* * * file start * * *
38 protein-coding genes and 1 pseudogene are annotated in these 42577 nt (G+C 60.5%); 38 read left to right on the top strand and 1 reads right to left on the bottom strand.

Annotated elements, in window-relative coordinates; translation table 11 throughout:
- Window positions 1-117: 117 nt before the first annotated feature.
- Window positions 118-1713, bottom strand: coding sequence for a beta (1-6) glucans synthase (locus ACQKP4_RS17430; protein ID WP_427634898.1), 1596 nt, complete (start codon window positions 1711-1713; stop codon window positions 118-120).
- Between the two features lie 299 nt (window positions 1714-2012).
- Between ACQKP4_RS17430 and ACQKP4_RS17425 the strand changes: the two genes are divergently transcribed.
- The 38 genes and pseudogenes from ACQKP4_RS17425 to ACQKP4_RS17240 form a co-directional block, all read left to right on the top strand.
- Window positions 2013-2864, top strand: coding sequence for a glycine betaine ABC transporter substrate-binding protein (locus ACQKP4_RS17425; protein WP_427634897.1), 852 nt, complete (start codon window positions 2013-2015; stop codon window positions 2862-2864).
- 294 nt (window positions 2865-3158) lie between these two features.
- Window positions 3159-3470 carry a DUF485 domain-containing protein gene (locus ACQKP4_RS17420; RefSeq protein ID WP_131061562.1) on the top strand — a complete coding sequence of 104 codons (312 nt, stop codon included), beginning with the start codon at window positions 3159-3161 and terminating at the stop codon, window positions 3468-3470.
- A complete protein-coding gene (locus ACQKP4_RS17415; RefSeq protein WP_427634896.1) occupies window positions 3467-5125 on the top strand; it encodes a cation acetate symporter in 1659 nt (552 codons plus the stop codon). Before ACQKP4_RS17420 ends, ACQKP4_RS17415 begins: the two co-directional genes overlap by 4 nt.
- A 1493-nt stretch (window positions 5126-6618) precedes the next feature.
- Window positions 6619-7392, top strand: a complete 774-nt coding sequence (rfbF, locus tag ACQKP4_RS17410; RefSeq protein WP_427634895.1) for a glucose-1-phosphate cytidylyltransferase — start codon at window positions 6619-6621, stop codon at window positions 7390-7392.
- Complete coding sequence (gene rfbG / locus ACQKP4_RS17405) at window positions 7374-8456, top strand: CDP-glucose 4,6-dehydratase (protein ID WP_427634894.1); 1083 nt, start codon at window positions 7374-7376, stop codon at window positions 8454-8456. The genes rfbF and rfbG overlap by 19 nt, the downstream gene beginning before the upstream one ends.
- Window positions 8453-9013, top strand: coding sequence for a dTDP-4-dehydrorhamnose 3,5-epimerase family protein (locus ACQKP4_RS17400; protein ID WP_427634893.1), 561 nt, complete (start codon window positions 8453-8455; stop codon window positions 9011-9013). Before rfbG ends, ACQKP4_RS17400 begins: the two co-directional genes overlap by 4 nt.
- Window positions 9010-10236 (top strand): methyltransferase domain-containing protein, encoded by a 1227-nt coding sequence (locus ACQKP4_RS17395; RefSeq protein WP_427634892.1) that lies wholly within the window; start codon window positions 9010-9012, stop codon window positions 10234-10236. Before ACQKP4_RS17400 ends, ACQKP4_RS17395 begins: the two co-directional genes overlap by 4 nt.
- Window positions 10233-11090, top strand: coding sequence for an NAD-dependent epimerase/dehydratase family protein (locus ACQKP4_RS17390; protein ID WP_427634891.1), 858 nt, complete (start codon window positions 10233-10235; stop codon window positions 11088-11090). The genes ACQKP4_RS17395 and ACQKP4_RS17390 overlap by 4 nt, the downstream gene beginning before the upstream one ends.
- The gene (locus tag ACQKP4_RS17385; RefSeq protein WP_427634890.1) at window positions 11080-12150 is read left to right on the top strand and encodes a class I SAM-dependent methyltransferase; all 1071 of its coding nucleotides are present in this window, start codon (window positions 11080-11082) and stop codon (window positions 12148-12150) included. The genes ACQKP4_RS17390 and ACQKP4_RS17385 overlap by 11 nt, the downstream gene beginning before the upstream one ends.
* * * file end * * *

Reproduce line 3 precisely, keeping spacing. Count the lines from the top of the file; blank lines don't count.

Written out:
- Window positions 1-117: 117 nt before the first annotated feature.